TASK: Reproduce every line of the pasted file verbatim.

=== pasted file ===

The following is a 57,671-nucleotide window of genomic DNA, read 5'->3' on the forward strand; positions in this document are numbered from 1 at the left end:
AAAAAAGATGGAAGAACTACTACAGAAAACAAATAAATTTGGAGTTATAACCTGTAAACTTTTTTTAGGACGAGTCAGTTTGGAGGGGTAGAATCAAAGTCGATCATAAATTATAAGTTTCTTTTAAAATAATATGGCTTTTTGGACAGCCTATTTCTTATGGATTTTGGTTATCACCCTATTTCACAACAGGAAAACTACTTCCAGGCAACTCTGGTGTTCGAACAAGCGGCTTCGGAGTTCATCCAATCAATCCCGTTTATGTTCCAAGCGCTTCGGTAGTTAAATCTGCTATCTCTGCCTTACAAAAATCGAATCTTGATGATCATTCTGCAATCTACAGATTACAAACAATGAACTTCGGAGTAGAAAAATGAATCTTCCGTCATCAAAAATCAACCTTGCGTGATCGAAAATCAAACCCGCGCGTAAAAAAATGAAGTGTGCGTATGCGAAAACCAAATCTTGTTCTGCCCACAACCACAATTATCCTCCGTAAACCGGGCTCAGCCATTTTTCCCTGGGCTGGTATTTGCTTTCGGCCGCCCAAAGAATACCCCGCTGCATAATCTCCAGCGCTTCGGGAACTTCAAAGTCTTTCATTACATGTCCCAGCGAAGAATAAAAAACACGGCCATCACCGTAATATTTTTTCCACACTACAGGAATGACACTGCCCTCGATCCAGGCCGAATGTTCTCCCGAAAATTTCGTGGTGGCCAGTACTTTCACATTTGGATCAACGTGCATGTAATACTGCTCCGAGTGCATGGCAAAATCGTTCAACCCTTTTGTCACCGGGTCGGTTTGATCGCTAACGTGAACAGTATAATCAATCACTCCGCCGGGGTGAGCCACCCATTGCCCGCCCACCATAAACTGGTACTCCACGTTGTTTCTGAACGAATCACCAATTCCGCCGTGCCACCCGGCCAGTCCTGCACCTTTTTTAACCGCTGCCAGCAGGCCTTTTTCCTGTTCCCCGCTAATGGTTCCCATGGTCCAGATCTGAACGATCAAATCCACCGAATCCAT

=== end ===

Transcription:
The following is a 57,671-nucleotide window of genomic DNA, read 5'->3' on the forward strand; positions in this document are numbered from 1 at the left end:
AAAAAAGATGGAAGAACTACTACAGAAAACAAATAAATTTGGAGTTATAACCTGTAAACTTTTTTTAGGACGAGTCAGTTTGGAGGGGTAGAATCAAAGTCGATCATAAATTATAAGTTTCTTTTAAAATAATATGGCTTTTTGGACAGCCTATTTCTTATGGATTTTGGTTATCACCCTATTTCACAACAGGAAAACTACTTCCAGGCAACTCTGGTGTTCGAACAAGCGGCTTCGGAGTTCATCCAATCAATCCCGTTTATGTTCCAAGCGCTTCGGTAGTTAAATCTGCTATCTCTGCCTTACAAAAATCGAATCTTGATGATCATTCTGCAATCTACAGATTACAAACAATGAACTTCGGAGTAGAAAAATGAATCTTCCGTCATCAAAAATCAACCTTGCGTGATCGAAAATCAAACCCGCGCGTAAAAAAATGAAGTGTGCGTATGCGAAAACCAAATCTTGTTCTGCCCACAACCACAATTATCCTCCGTAAACCGGGCTCAGCCATTTTTCCCTGGGCTGGTATTTGCTTTCGGCCGCCCAAAGAATACCCCGCTGCATAATCTCCAGCGCTTCGGGAACTTCAAAGTCTTTCATTACATGTCCCAGCGAAGAATAAAAAACACGGCCATCACCGTAATATTTTTTCCACACTACAGGAATGACACTGCCCTCGATCCAGGCCGAATGTTCTCCCGAAAATTTCGTGGTGGCCAGTACTTTCACATTTGGATCAACGTGCATGTAATACTGCTCCGAGTGCATGGCAAAATCGTTCAACCCTTTTGTCACCGGGTCGGTTTGATCGCTAACGTGAACAGTATAATCAATCACTCCGCCGGGGTGAGCCACCCATTGCCCGCCCACCATAAACTGGTACTCCACGTTGTTTCTGAACGAATCACCAATTCCGCCGTGCCACCCGGCCAGTCCTGCACCTTTTTTAACCGCTGCCAGCAGGCCTTTTTCCTGTTCCCCGCTAATGGTTCCCATGGTCCAGATCTGAACGATCAAATCCACCGAATCCAT